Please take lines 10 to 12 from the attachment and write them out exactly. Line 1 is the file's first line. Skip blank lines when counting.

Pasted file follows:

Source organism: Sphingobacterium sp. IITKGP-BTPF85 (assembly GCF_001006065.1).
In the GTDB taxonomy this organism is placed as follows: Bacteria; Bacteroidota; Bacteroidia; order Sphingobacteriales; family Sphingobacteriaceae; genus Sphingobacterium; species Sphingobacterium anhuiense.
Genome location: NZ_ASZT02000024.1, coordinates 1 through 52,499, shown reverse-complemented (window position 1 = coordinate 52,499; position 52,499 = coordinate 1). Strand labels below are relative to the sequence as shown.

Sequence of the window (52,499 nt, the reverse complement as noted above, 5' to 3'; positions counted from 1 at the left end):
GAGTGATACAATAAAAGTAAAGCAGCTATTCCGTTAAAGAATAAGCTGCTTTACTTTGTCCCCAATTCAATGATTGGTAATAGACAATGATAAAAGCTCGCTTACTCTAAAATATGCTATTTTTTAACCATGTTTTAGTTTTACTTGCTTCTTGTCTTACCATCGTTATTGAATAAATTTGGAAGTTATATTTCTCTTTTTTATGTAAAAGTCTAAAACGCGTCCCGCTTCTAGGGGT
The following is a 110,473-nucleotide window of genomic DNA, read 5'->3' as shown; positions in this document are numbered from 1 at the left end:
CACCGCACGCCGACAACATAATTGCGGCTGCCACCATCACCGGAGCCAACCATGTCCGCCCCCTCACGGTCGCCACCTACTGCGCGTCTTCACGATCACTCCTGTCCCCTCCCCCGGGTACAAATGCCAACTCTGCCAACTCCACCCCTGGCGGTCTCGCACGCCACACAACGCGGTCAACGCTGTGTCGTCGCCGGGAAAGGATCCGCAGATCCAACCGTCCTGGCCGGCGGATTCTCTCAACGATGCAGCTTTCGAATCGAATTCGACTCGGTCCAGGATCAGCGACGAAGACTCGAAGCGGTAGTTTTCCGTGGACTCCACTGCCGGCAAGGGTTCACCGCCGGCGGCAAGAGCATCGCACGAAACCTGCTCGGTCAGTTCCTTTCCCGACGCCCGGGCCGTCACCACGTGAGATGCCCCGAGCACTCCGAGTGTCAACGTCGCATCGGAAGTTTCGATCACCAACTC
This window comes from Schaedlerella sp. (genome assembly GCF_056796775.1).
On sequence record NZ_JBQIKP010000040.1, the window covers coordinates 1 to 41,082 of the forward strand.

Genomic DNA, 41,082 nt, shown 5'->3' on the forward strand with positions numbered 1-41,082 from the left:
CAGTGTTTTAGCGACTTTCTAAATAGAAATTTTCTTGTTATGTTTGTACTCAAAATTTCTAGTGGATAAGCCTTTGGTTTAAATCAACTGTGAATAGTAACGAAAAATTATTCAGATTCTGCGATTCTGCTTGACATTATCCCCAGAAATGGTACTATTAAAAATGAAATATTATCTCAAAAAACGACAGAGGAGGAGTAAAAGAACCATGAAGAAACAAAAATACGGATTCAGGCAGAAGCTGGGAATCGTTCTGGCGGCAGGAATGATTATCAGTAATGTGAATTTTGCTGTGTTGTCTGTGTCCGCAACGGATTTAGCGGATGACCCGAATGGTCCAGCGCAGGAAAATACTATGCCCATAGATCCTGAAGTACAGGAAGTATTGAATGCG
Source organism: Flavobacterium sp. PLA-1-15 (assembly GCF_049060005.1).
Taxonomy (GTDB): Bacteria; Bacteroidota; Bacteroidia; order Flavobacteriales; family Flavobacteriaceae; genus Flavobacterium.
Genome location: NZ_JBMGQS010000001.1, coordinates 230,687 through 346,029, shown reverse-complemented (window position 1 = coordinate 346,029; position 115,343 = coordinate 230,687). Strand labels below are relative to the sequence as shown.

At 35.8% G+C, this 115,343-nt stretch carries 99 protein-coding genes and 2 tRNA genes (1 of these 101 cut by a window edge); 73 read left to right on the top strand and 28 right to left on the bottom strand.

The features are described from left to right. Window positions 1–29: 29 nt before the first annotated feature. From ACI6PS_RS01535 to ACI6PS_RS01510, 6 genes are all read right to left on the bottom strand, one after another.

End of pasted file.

Genomic DNA, 41,082 nt, shown 5'->3' on the forward strand with positions numbered 1-41,082 from the left:
CAGTGTTTTAGCGACTTTCTAAATAGAAATTTTCTTGTTATGTTTGTACTCAAAATTTCTAGTGGATAAGCCTTTGGTTTAAATCAACTGTGAATAGTAACGAAAAATTATTCAGATTCTGCGATTCTGCTTGACATTATCCCCAGAAATGGTACTATTAAAAATGAAATATTATCTCAAAAAACGACAGAGGAGGAGTAAAAGAACCATGAAGAAACAAAAATACGGATTCAGGCAGAAGCTGGGAATCGTTCTGGCGGCAGGAATGATTATCAGTAATGTGAATTTTGCTGTGTTGTCTGTGTCCGCAACGGATTTAGCGGATGACCCGAATGGTCCAGCGCAGGAAAATACTATGCCCATAGATCCTGAAGTACAGGAAGTATTGAATGCG
Source organism: Flavobacterium sp. PLA-1-15 (assembly GCF_049060005.1).